Internal Revenue Bulletin: 2011-52
December 27, 2011
Transfers by a Trustee From an Irrevocable Trust to Another Irrevocable Trust (Sometimes called “Decanting”); Requests for Comments
This notice requests comments regarding when (and under what circumstances) transfers by a trustee of all or a portion of the principal of an irrevocable trust (Distributing Trust) to another irrevocable trust (Receiving Trust), sometimes called “decanting,” that result in a change in the beneficial interests in the trust are not subject to income, gift, estate, and/or generation-skipping transfer (GST) taxes. In these transfers, the interests of one or more of the beneficiaries may be changed and, in some cases, the interest of a beneficiary may be terminated and/or another beneficiary who did not have an interest in Distributing Trust may receive an interest in Receiving Trust.
The Treasury Department and the Internal Revenue Service (IRS) are studying the tax implications of such transfers when there is a change in the beneficial interests in the trust and are considering approaches to addressing some or all of the relevant tax issues in published guidance. While these issues are under study, the IRS will not issue private letter rulings (PLRs) with respect to such transfers that result in a change in beneficial interests. See Sections 5.09, 5.16, and 5.17 of Rev. Proc. 2011-3, 2011-1 I.R.B. 111. The IRS generally will continue to issue PLRs with respect to such transfers that do not result in a change to any beneficial interests and do not result in a change in the applicable rule against perpetuities period.
The Treasury Department and the IRS invite comments from the public regarding the income, gift, estate and GST tax issues and consequences arising from transfers by a trustee of all or a portion of the principal of a Distributing Trust to a Receiving Trust that change beneficial interests. The Treasury Department and IRS also invite comments as to the relevance and effect of the various facts and circumstances listed below and the identification of other factors that may affect the tax consequences. The facts and circumstances that the Treasury Department and the IRS have identified as potentially affecting one or more tax consequences include the following:
1. A beneficiary’s right to or interest in trust principal or income is changed (including the right or interest of a charitable beneficiary);
2. Trust principal and/or income may be used to benefit new (additional) beneficiaries;
3. A beneficial interest (including any power to appoint income or corpus, whether general or limited, or other power) is added, deleted, or changed;
4. The transfer takes place from a trust treated as partially or wholly owned by a person under §§ 671 through 678 of the Internal Revenue Code (a “grantor trust”) to one which is not a grantor trust, or vice versa;
5. The situs or governing law of the Receiving Trust differs from that of the Distributing Trust, resulting in a termination date of the Receiving Trust that is subsequent to the termination date of the Distributing Trust;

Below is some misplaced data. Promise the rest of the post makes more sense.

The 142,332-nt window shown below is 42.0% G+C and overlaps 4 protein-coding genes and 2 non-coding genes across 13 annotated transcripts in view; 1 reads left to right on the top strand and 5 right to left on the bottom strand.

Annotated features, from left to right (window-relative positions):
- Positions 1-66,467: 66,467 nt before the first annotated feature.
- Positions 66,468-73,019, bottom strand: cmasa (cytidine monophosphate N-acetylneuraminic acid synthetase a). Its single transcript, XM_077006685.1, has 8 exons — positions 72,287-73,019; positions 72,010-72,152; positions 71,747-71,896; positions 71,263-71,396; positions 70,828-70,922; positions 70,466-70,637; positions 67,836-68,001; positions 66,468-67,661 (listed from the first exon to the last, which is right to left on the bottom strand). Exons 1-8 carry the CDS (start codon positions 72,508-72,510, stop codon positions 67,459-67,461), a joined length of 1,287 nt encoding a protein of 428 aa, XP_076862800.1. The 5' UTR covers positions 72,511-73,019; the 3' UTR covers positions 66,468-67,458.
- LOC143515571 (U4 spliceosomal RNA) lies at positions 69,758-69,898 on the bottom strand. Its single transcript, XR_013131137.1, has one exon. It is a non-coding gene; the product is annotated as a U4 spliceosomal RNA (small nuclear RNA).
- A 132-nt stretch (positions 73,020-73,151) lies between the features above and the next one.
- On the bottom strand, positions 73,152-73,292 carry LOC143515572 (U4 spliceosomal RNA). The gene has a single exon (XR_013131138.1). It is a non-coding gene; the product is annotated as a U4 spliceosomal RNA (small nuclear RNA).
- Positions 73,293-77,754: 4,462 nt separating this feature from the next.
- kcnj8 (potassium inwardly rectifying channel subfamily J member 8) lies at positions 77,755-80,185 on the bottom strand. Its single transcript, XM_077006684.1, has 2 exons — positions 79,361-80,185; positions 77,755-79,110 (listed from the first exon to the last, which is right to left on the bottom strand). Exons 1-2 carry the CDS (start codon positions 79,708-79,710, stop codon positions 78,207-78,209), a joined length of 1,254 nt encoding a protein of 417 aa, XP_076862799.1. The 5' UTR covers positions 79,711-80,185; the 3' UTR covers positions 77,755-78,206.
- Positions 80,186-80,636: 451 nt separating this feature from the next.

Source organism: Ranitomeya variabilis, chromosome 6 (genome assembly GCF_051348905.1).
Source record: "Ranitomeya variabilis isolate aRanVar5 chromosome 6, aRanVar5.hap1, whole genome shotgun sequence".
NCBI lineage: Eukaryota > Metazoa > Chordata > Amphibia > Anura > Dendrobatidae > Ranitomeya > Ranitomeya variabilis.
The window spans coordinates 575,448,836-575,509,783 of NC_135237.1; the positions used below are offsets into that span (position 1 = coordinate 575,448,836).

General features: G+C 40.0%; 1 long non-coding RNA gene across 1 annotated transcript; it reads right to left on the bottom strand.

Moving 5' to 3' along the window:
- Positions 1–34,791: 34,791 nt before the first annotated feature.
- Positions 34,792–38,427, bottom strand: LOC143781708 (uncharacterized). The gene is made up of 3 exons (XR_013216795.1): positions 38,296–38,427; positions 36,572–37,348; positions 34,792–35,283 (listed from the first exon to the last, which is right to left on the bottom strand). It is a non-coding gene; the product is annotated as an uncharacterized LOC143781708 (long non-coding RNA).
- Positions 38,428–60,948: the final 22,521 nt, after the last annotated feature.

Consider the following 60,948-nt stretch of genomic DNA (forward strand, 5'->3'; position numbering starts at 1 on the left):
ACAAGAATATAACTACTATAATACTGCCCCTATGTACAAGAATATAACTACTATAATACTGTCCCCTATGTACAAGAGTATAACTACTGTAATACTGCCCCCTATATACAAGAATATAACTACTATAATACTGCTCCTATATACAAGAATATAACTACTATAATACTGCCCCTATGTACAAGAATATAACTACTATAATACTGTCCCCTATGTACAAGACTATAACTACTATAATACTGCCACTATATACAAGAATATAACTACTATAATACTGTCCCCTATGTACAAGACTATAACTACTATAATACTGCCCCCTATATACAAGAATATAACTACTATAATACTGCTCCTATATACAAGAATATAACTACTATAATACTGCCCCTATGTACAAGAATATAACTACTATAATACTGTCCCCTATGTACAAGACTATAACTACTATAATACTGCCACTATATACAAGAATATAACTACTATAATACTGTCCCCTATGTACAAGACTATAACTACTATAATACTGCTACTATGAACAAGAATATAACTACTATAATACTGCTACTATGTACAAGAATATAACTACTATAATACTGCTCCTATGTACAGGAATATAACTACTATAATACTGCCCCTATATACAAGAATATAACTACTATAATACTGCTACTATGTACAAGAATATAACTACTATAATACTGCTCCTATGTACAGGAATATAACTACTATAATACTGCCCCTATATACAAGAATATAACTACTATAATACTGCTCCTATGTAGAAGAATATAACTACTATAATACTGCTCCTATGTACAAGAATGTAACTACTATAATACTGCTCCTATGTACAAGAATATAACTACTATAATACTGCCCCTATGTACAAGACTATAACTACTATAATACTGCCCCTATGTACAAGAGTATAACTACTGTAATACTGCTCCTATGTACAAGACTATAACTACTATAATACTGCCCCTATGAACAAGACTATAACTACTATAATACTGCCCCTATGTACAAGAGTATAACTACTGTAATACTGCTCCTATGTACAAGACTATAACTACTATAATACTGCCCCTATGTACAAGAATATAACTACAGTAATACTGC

6. A court order and/or approval of the state Attorney General is required for the transfer by the terms of the Distributing Trust and/or applicable law;
7. The beneficiaries are required to consent to the transfer by the terms of the Distributing Trust and/or applicable local law;
8. The beneficiaries are not required to consent to the transfer by the terms of the Distributing Trust and/or applicable local law;
9. Consent of the beneficiaries and/or a court order (or approval of the state Attorney General) is not required but is obtained;
10. The effect of state law or the silence of state law on any of the above scenarios;
11. A change in the identity of a donor or transferor for gift and/or GST tax purposes;
12. The Distributing Trust is exempt from GST tax under § 26.2601-1, has an inclusion ratio of zero under § 2632, or is exempt from GST under § 2663; and
13. None of the changes described above are made, but a future power to make any such changes is created.
The Treasury Department and the IRS encourage the public to suggest a definition for the type of transfer (“decanting”) this guidance is intended to address. Additionally, the public is encouraged to comment on the tax consequences of such transfers in the context of domestic trusts, the domestication of foreign trusts, transfers to foreign trusts, and on any other relevant facts or combination of facts not included in the above list.
Written comments are encouraged to be submitted by April 25, 2012. All comments will be available for public inspection and copying and should include a reference to this Notice 2011-101. Comments may be submitted in one of three ways:
(1) By mail to CC:PA:LPD:PR (Notice 2011-101), Room 5203, Internal Revenue Service, P.O. Box 7604, Ben Franklin Station, Washington, DC 20044.
(2) Electronically to Notice.Comments@irscounsel.treas.gov. Please include “Notice 2011-101” in the subject line of any electronic communications.
(3) By hand-delivery Monday through Friday between the hours of 8 a.m. and 4 p.m. to CC:PA:LPD:PR (Notice 2011-101), Courier’s Desk, Internal Revenue Service, 1111 Constitution Ave., NW, Washington, DC 20224.
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